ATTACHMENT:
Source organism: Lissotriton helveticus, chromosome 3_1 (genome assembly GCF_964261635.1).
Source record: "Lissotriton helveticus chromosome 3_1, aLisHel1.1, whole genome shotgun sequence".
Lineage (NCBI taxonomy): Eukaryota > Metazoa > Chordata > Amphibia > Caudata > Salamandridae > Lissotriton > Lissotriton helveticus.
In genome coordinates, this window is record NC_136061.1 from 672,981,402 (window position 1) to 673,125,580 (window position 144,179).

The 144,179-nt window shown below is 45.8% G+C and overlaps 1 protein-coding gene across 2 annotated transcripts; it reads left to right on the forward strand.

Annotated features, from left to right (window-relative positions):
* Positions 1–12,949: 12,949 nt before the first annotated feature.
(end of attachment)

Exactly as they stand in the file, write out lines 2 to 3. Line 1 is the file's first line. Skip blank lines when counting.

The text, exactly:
Source record: "Lissotriton helveticus chromosome 3_1, aLisHel1.1, whole genome shotgun sequence".
Lineage (NCBI taxonomy): Eukaryota > Metazoa > Chordata > Amphibia > Caudata > Salamandridae > Lissotriton > Lissotriton helveticus.